Saturday, 26 January 2013

A Brightling Folly...

A walk around Brightling taking in the Follies of Mad Jack Fuller (John Fuller, 1757-1834, local Landowner, MP and supporter of the Royal Institution), a very pleasant (if cold and muddy) day with friends. The walk was led by Andrew who was our very able guide with a steady supply of both jokes and local history.

View over Blackbrooks

Starting off cold but sunny we soon warmed up as we got walking and got to grips with the mud. Well, I say got to grips, we were sliding about all day in the stuff. Parts of the walk were an absolute quagmire and I’m surprised nobody went head over heels at any point. This photo gives the merest hint of the mud that was to come. Note I’m lagging behind everyone else with a camera as usual!

Mud at Little Worge Farm

The first of the follies. The Obelisk (otherwise known as the Brightling Needle) is 65 feet high and (apparently) the second highest point in Sussex. Some claim it was built to celebrate Nelson's victory at Trafalgar (1805). Other say it was Wellington's victory over Napoleon (1815). However, with no inscription on the monument it will probably remain a mystery.

The Obelisk

Note the clouds that are starting to come in as I looked back en route to the next folly. Thankfully the heavens did not open but it did bring bad portents about the weather to come.

The Obelisk

The second folly. The observatory was built as a working observatory complete with camera obscura. However, it is now a private residence so no other views. Of note J M W Turner, yes, the Turner of “The Fighting Temeraire” fame (see Wikipedia: J.M.W.Turner) was a visitor in his younger days…

The Observatory

Onwards, this strange contraption is a covered conveyor belt (part of a gypsum operation) as we came through the woods. Also came across some interesting tree roots…


Tree roots

Out of the woods and it was starting to feel properly cold now. Biting wind and some fine snow visible in this shot towards Darwell Reservoir.

Darwell Reservoir

Time to shelter in the Third folly - The Tower. Many rumours about what Mad Jack was supposedly watching from here including to watch out for Napoleonic invasion, watching the local railway being built or to keep an eye on his workers restoring Bodiam Castle. However being built after Napoleon’s Waterloo but before he bought Bodiam or the railway building none of these are likely. I doubt we will ever know. Another mystery…Anyway you look at it there is a good view from the top window which Donna is looking out of here.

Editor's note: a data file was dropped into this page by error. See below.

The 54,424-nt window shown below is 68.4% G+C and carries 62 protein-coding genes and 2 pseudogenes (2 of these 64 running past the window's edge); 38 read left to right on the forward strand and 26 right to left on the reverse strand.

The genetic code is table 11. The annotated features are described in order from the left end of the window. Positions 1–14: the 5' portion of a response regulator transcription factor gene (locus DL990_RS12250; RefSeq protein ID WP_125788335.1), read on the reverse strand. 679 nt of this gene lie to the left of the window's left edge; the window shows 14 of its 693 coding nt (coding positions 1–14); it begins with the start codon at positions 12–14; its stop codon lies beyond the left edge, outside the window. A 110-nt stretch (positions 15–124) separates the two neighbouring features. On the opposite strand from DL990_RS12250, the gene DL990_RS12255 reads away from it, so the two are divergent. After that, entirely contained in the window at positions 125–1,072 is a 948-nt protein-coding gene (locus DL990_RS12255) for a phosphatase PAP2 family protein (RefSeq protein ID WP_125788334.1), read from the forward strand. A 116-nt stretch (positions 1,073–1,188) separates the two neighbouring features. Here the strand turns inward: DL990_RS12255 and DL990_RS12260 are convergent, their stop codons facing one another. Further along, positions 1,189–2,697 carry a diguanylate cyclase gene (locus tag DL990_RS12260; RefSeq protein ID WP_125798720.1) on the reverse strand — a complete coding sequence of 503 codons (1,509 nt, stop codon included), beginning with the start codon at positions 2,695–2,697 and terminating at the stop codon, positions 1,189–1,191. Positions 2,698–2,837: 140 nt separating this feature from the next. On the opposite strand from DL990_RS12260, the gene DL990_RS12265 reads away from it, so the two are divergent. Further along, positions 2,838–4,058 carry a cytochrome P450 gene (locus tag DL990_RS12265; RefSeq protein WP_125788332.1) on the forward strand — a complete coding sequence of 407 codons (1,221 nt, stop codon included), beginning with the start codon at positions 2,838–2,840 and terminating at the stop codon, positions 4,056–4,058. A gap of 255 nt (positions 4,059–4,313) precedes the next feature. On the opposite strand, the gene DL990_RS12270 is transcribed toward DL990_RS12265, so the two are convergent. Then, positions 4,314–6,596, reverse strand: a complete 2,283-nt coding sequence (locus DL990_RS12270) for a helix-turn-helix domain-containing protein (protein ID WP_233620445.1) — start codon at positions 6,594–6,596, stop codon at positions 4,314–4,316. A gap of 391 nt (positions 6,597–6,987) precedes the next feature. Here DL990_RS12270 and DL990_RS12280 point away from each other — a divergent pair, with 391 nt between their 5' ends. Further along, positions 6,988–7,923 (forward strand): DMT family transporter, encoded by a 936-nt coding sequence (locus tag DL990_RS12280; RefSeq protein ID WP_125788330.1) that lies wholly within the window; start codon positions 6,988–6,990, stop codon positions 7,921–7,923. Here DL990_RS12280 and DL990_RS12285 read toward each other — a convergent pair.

The Tower

Next is the strangest folly of all to my eyes. When walking through traditional country villages coming across a church is normal. Coming across a church with a pyramid is not, especially when it turns out to be a mausoleum! 25 foot high it was built in the churchyard of St Thomas à Becket, Brightling, in 1811, 23 years before his death. It used to be rumoured that he was entombed in full dress, sat at a table with chicken and wine. Sadly this proved untrue as restoration work in 1982 found him to be buried conventionally within the pyramid.

The Pyramid

The Pyramid

From here we started to loop back towards the start but there are 2 further follies. Next was The Temple. A small rotunda atop a small hill. Again rumour abounds as to Mad Jack’s use for it...the hollow base might have been used to store food and wine, a place to gamble with cronies or a romantic place to woo the ladies…

The Temple

Finally, the Sugarloaf. So called as it is a similar shape to the conical loaves sugar used to sold as it was built for a far more prosaic purpose. Having made a bet that he could see the spire of the church in Dallington Fuller returned home to discover that such a feat was not possible. In order to win the bet he had his men construct this edifice in 2 days in order to resemble to outline of the church spire. 35 foot high and 15 foot across at the base it is now hard to believe that it was converted into a 2 storey house in which people lived up until the 1930’s! The windows are now all bricked up bar one as it became a machine gun post during WW2 to defend against invasion. Certainly not a standard pill-box…

The Sugarloaf

All in all an excellent day out with friends. Now, did someone mention fun...


No comments:

Post a Comment